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Religion and Theology
Pages 4 (1004 words)
The principle or rule of double effect deals with a series of ethical standards, used to assess the acceptability of an act which would otherwise be legitimate but may also lead to certain undesirable outcomes. …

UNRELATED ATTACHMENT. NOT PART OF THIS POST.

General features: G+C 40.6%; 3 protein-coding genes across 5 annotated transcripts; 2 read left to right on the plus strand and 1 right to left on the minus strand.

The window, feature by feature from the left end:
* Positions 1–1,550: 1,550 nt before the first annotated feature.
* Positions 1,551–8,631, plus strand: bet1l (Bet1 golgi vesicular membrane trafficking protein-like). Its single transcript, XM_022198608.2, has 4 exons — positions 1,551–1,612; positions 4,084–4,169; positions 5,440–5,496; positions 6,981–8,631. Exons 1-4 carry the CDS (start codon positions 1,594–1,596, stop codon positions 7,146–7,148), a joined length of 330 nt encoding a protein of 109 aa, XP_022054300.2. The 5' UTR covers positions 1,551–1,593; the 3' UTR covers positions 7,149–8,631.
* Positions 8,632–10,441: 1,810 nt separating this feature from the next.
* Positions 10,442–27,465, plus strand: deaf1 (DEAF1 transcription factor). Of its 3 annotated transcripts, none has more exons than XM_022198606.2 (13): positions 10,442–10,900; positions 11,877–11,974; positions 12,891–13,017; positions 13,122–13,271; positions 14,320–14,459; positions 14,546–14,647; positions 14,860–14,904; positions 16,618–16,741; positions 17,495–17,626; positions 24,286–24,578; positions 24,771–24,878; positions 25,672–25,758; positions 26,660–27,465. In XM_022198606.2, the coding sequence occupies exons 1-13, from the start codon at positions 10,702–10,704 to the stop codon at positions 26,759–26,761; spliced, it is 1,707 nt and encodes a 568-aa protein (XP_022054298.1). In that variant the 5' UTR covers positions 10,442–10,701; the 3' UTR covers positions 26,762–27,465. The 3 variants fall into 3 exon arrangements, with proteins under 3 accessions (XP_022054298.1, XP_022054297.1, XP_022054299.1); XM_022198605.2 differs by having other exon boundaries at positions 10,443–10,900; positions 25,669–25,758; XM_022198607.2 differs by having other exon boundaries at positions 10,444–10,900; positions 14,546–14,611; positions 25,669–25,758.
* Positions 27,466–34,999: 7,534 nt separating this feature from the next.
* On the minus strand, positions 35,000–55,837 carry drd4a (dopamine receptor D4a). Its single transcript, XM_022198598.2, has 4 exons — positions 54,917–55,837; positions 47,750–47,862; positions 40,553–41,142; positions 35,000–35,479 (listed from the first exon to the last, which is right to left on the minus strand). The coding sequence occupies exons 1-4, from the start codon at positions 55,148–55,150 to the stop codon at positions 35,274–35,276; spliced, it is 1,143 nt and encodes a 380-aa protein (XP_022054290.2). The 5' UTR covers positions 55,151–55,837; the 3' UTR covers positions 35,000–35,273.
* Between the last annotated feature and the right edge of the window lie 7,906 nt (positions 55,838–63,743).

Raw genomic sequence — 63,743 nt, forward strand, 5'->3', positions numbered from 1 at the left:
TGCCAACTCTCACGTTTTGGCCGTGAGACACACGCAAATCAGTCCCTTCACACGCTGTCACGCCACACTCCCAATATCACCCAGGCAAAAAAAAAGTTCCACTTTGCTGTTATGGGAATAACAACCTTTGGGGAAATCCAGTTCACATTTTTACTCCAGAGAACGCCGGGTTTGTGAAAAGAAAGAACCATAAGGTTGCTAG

In other words, it could be stated that a certain action whose intentional outcomes are good is permissible although it might lead to unintentional harmful consequences, considered as a side effect. However there are certain conditions that must be fulfilled. 1. Nature of an action which says that the action should be either ethically indifferent or it should be good. 2. Means-end condition which says that the worse consequences of an action should not be the means to get the good result. 3. The intention should always be right i.e., the action should be intended to bear good results and the worse outcomes should always be unintended and considered as a side effect. 4. Proportionality condition that requires that the good outcomes of an action must weigh proportional to the bad ones. One of the best examples of application of this principle can be the doctor’s verdict to increase the dosage of anodyne, such as Morphine, to sooth the pain of a critically ill patient. Although the doctor knows that the increased dosage may be lethal. This doctrine suggests this act to be ethical as the doctor’s intentions are to ease the pain of patient and not to let him die. This particular example can be explained by considering the conditions of PDE. The doctor’s intention is to ease out the pain, so it fulfills the first condition, as the nature of the action is good. ...
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